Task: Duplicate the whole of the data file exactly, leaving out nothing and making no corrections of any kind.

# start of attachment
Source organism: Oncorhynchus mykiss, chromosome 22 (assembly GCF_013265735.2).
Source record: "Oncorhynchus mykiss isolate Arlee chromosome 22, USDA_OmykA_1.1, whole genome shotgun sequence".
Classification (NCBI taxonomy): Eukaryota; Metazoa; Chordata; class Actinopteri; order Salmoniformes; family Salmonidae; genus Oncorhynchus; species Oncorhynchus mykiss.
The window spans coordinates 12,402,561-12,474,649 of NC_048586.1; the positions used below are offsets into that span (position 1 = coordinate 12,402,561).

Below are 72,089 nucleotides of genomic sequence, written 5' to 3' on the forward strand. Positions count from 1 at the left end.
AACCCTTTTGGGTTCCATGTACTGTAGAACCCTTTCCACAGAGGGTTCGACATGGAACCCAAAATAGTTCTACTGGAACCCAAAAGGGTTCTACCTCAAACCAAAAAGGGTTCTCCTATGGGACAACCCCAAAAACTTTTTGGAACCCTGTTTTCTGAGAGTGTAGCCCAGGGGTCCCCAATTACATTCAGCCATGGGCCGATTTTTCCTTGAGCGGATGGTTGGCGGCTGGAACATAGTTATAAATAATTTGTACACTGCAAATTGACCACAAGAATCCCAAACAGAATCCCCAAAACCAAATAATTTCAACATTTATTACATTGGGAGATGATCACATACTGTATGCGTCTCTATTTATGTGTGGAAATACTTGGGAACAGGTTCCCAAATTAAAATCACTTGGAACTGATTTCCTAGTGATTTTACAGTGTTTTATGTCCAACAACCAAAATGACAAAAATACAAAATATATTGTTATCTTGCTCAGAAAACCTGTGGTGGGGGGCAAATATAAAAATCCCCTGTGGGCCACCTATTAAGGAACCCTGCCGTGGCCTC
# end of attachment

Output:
Source organism: Oncorhynchus mykiss, chromosome 22 (assembly GCF_013265735.2).
Source record: "Oncorhynchus mykiss isolate Arlee chromosome 22, USDA_OmykA_1.1, whole genome shotgun sequence".
Classification (NCBI taxonomy): Eukaryota; Metazoa; Chordata; class Actinopteri; order Salmoniformes; family Salmonidae; genus Oncorhynchus; species Oncorhynchus mykiss.
The window spans coordinates 12,402,561-12,474,649 of NC_048586.1; the positions used below are offsets into that span (position 1 = coordinate 12,402,561).

Below are 72,089 nucleotides of genomic sequence, written 5' to 3' on the forward strand. Positions count from 1 at the left end.
AACCCTTTTGGGTTCCATGTACTGTAGAACCCTTTCCACAGAGGGTTCGACATGGAACCCAAAATAGTTCTACTGGAACCCAAAAGGGTTCTACCTCAAACCAAAAAGGGTTCTCCTATGGGACAACCCCAAAAACTTTTTGGAACCCTGTTTTCTGAGAGTGTAGCCCAGGGGTCCCCAATTACATTCAGCCATGGGCCGATTTTTCCTTGAGCGGATGGTTGGCGGCTGGAACATAGTTATAAATAATTTGTACACTGCAAATTGACCACAAGAATCCCAAACAGAATCCCCAAAACCAAATAATTTCAACATTTATTACATTGGGAGATGATCACATACTGTATGCGTCTCTATTTATGTGTGGAAATACTTGGGAACAGGTTCCCAAATTAAAATCACTTGGAACTGATTTCCTAGTGATTTTACAGTGTTTTATGTCCAACAACCAAAATGACAAAAATACAAAATATATTGTTATCTTGCTCAGAAAACCTGTGGTGGGGGGCAAATATAAAAATCCCCTGTGGGCCACCTATTAAGGAACCCTGCCGTGGCCTC